If you get a period, there’s a decent chance you’ve tried the birth control pill. In fact, a report published in National Health Statistics Reports found that four out of five sexually experienced women had been on the birth control pill at some point.
This is likely because birth control pills are one of the most effective forms of birth control, with a 99 percent efficacy rate with perfect use, according to Planned Parenthood.
The most recently published findings of the National Survey of Family Growth found that, after female sterilization, birth control pills were the most commonly-used form of contraception from 2015 to 2017.
In addition to preventing pregnancy, birth control pills can be used for people with polycystic ovary syndrome (PCOS), painful periods, acne, uterine fibroids, and endometriosis, according to Aimee Eyvazzadeh, MD, an OB-GYN.
Birth control pills contain artificial versions of the hormones estrogen and progestin, which work to prevent pregnancy in two main ways.
First, the pills level out the estrogen and progesterone in your body, so your ovaries don’t get the message from your brain to ovulate, or release an egg.
“Without ovulation, there’s no egg for sperm to fertilize, and pregnancy isn’t possible,” says Jennifer Conti, MD, an OB-GYN and medical advisor at Modern Fertility.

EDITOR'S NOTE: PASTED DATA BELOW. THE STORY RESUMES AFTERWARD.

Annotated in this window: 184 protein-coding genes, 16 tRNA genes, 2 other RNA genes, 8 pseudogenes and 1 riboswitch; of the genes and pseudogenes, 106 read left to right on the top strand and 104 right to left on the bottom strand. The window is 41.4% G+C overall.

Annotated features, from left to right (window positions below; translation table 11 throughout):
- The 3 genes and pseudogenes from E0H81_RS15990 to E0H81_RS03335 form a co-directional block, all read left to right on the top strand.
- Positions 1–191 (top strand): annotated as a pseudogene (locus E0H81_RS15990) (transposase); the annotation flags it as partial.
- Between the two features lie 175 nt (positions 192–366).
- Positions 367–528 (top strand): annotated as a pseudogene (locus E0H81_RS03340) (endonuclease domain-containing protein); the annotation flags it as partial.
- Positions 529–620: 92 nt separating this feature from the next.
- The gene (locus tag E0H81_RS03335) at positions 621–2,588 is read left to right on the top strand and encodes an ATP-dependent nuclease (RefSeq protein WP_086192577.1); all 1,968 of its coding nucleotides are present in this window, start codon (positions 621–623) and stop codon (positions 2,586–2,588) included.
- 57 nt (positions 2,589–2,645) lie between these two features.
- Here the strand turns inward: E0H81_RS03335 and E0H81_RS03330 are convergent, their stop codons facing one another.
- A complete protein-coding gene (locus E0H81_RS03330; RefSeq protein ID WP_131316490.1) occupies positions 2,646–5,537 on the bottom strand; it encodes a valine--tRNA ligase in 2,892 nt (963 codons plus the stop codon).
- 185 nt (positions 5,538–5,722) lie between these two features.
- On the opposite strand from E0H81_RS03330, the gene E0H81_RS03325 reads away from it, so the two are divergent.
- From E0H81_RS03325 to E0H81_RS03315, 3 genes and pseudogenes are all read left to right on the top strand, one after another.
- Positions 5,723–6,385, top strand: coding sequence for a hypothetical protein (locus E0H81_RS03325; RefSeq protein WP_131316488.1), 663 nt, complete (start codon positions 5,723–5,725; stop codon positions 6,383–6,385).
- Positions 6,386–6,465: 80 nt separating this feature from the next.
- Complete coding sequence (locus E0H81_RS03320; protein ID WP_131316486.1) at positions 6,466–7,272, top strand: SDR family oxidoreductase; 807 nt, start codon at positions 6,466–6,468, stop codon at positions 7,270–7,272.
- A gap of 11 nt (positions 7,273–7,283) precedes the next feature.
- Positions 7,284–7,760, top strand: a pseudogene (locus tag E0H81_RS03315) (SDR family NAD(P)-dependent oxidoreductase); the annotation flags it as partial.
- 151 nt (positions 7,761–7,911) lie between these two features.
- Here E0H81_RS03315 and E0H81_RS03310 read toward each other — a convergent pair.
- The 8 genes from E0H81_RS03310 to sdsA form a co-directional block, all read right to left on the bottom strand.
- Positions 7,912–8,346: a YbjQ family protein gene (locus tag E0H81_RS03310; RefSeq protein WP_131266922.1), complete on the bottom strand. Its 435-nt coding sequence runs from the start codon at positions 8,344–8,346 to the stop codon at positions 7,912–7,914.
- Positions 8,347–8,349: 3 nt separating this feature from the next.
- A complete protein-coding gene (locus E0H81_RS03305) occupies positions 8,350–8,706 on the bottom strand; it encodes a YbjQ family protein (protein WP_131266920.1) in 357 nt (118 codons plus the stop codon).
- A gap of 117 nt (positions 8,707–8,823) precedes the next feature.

Secondly, birth control pills work by thinning out the lining of the uterus and thickening cervical mucus, two things that further prevent a potential pregnancy from forming.
Birth control pills may also help PCOS, painful periods, acne, uterine fibroids, and endometriosis by controlling estrogen and progesterone levels.
Types of birth control pills
- Monophasic. “These have the same amount of estrogen and progestin in each active pill in the pack,” says Kecia Gaither, MD, MPH, FACOG, a double board certified physician in OB-GYN and maternal fetal medicine.
- Biphasic. These change the level of hormones once within the pill pack. “The first half of the cycle, the progestin/estrogen ratio is lower. During the second half of the cycle, the progestin/estrogen ratio is higher,” Gaither explains.
- Triphasic. Three different doses of hormones are used in triphasic birth control pills, with the dose changing every 7 days, according to Gaither.